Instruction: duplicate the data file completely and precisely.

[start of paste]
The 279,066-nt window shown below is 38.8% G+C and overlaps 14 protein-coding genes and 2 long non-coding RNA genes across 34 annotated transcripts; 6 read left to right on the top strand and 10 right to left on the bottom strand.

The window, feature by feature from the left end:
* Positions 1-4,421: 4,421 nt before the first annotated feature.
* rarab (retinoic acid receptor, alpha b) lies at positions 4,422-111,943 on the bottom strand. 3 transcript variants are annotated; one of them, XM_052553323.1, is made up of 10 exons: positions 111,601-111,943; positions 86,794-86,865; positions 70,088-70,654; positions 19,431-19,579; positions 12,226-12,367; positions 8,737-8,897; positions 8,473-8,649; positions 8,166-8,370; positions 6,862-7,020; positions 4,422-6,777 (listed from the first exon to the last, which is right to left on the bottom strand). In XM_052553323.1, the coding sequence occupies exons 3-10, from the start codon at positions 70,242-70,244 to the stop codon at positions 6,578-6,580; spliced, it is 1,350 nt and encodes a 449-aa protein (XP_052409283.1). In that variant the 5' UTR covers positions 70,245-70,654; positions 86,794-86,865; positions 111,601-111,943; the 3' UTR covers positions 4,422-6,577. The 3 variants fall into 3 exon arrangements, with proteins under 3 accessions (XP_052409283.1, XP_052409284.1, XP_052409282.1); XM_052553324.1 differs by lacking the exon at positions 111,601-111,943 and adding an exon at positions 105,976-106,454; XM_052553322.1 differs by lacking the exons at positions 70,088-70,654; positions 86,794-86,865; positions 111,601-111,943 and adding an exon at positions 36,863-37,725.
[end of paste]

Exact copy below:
The 279,066-nt window shown below is 38.8% G+C and overlaps 14 protein-coding genes and 2 long non-coding RNA genes across 34 annotated transcripts; 6 read left to right on the top strand and 10 right to left on the bottom strand.

The window, feature by feature from the left end:
* Positions 1-4,421: 4,421 nt before the first annotated feature.
* rarab (retinoic acid receptor, alpha b) lies at positions 4,422-111,943 on the bottom strand. 3 transcript variants are annotated; one of them, XM_052553323.1, is made up of 10 exons: positions 111,601-111,943; positions 86,794-86,865; positions 70,088-70,654; positions 19,431-19,579; positions 12,226-12,367; positions 8,737-8,897; positions 8,473-8,649; positions 8,166-8,370; positions 6,862-7,020; positions 4,422-6,777 (listed from the first exon to the last, which is right to left on the bottom strand). In XM_052553323.1, the coding sequence occupies exons 3-10, from the start codon at positions 70,242-70,244 to the stop codon at positions 6,578-6,580; spliced, it is 1,350 nt and encodes a 449-aa protein (XP_052409283.1). In that variant the 5' UTR covers positions 70,245-70,654; positions 86,794-86,865; positions 111,601-111,943; the 3' UTR covers positions 4,422-6,577. The 3 variants fall into 3 exon arrangements, with proteins under 3 accessions (XP_052409283.1, XP_052409284.1, XP_052409282.1); XM_052553324.1 differs by lacking the exon at positions 111,601-111,943 and adding an exon at positions 105,976-106,454; XM_052553322.1 differs by lacking the exons at positions 70,088-70,654; positions 86,794-86,865; positions 111,601-111,943 and adding an exon at positions 36,863-37,725.